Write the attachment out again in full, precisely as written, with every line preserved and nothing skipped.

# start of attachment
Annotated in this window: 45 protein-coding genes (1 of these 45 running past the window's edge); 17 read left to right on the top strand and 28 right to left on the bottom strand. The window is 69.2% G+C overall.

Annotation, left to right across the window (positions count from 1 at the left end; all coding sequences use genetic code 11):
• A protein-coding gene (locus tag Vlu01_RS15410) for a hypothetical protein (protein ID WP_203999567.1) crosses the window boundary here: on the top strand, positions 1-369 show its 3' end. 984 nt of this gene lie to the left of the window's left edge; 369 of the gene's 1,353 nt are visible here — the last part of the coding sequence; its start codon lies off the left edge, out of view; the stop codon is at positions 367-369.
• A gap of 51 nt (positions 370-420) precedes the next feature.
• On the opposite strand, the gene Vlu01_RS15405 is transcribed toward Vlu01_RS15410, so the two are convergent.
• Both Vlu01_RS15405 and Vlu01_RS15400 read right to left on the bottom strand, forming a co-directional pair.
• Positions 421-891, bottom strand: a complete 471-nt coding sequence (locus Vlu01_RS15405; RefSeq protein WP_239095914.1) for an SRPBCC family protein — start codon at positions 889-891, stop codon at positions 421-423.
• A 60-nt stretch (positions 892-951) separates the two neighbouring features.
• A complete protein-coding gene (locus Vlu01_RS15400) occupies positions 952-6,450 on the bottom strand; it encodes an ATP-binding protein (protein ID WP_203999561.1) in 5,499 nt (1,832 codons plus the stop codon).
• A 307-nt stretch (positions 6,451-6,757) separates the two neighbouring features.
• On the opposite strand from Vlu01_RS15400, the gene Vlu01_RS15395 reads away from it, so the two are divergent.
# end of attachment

Annotated in this window: 45 protein-coding genes (1 of these 45 running past the window's edge); 17 read left to right on the top strand and 28 right to left on the bottom strand. The window is 69.2% G+C overall.

Annotation, left to right across the window (positions count from 1 at the left end; all coding sequences use genetic code 11):
• A protein-coding gene (locus tag Vlu01_RS15410) for a hypothetical protein (protein ID WP_203999567.1) crosses the window boundary here: on the top strand, positions 1-369 show its 3' end. 984 nt of this gene lie to the left of the window's left edge; 369 of the gene's 1,353 nt are visible here — the last part of the coding sequence; its start codon lies off the left edge, out of view; the stop codon is at positions 367-369.
• A gap of 51 nt (positions 370-420) precedes the next feature.
• On the opposite strand, the gene Vlu01_RS15405 is transcribed toward Vlu01_RS15410, so the two are convergent.
• Both Vlu01_RS15405 and Vlu01_RS15400 read right to left on the bottom strand, forming a co-directional pair.
• Positions 421-891, bottom strand: a complete 471-nt coding sequence (locus Vlu01_RS15405; RefSeq protein WP_239095914.1) for an SRPBCC family protein — start codon at positions 889-891, stop codon at positions 421-423.
• A 60-nt stretch (positions 892-951) separates the two neighbouring features.
• A complete protein-coding gene (locus Vlu01_RS15400) occupies positions 952-6,450 on the bottom strand; it encodes an ATP-binding protein (protein ID WP_203999561.1) in 5,499 nt (1,832 codons plus the stop codon).
• A 307-nt stretch (positions 6,451-6,757) separates the two neighbouring features.
• On the opposite strand from Vlu01_RS15400, the gene Vlu01_RS15395 reads away from it, so the two are divergent.